Three, Iran hopes its pseudo-diplomatic outreach to left-wing Western governments, coupled with its lunatic existential threats and unleashing terrorist attacks on its enemies, can coax or bully the West into granting it concessions—especially time to acquire a dozen or so nuclear weapons.

Yet for all its loud, creepy threats, Iran is incredibly weak and vulnerable.

Israel and its allies shot down almost all its recent nocturnal missile and drone barrages. Lots of other missiles reportedly blew up on liftoff in Iran or crashed in transit.

Before the Biden appeasement of Iran, the Trump administration had isolated and nearly bankrupted Tehran and its proxies. Its Revolutionary Guard terrorist planners proved to be easy targets once they operated outside Iran.

Iran’s only hope is to get a bomb and, with it, nuclear deterrence to prevent retaliation when it increases its terrorist surrogate attacks on Israel, the West, and international commerce.

Yet now Iran may have jumped the shark by attacking the Israeli homeland for the first time. It is learning that it has almost no sympathetic allies.

Does even the Lebanese Hezbollah really want to take revenge against Israel on behalf of Persian Iran, only to see its Shia neighborhoods in Lebanon reduced to rubble?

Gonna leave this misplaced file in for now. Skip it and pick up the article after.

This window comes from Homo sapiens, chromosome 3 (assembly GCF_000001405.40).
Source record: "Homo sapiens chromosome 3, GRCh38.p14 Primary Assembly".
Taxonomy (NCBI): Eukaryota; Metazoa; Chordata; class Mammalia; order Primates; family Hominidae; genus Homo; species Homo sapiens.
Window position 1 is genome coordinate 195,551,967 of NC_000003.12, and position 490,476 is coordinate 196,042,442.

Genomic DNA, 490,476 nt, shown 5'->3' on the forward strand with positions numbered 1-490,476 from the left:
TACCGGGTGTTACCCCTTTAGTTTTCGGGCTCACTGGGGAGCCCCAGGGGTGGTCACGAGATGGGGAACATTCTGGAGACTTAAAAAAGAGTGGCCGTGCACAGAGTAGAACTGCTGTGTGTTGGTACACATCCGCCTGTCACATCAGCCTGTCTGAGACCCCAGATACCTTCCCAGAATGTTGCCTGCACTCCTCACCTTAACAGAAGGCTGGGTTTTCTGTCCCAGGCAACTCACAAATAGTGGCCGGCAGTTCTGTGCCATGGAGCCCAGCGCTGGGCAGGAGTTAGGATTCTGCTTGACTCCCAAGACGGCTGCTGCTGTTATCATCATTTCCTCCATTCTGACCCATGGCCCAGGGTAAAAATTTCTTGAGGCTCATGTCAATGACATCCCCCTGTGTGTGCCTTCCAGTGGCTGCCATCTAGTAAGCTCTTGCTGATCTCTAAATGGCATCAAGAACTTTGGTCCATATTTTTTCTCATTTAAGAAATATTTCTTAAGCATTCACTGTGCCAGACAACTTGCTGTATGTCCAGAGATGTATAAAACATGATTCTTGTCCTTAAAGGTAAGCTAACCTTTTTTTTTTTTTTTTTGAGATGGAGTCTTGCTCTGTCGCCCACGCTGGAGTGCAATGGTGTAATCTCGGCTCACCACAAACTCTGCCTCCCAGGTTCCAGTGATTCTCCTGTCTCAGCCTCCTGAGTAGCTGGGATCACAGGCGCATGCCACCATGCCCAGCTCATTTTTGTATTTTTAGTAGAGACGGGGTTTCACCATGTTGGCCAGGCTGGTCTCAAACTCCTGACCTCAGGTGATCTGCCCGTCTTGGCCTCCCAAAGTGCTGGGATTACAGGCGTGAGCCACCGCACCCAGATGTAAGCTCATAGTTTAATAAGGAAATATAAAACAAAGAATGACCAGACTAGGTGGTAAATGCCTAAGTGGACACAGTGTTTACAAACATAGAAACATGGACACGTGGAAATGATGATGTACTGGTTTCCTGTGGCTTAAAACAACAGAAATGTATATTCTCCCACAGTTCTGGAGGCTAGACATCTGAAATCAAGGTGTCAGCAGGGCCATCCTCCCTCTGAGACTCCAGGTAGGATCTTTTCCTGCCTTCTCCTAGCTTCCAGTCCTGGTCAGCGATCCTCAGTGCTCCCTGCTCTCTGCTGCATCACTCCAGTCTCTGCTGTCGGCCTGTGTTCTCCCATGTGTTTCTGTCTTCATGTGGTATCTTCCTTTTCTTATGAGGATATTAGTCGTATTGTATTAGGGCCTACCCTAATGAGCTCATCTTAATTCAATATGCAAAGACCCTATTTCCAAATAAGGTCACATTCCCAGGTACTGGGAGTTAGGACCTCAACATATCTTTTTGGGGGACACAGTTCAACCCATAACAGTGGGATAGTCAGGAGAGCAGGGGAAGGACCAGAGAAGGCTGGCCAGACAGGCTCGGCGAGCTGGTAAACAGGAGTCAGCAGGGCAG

Do all the pro-Hamas protestors on American campuses and in the streets really want to show Americans they celebrate Iranian attacks and a potential Iranian war against the United States?

Does Iran really believe 99 percent of any future Israel barrage against Iranian targets would fail to hit targets in the fashion that its own recent launches failed?

Does Iran really believe that its sheer incompetence in attacking Israel warrants them a pardon—as if they should be excused for trying, but not succeeding, to kill thousands of Jews?

In sum, by unleashing a terrorist war in the Middle East and targeting the Israeli homeland, Iran may wake up soon and learn Israel, or America, or both might retaliate for a half-century of its terrorist aggression—and mostly to the indifference or even the delight of most of the world.

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About Victor Davis Hanson

Victor Davis Hanson is a distinguished fellow of the Center for American Greatness and the Martin and Illie Anderson Senior Fellow at Stanford University’s Hoover Institution. He is an American military historian, columnist, a former classics professor, and scholar of ancient warfare. He has been a visiting professor at Hillsdale College since 2004, and is the 2023 Giles O'Malley Distinguished Visiting Professor at the School of Public Policy, Pepperdine University. Hanson was awarded the National Humanities Medal in 2007 by President George W. Bush, and the Bradley Prize in 2008. Hanson is also a farmer (growing almonds on a family farm in Selma, California) and a critic of social trends related to farming and agrarianism. He is the author of the just released New York Times best seller, The End of Everything: How Wars Descend into Annihilation, published by Basic Books on May 7, 2024, as well as the recent  The Second World Wars: How the First Global Conflict Was Fought and Won, The Case for Trump, and The Dying Citizen.

Photo: Flag of Islamic Republic of Iran.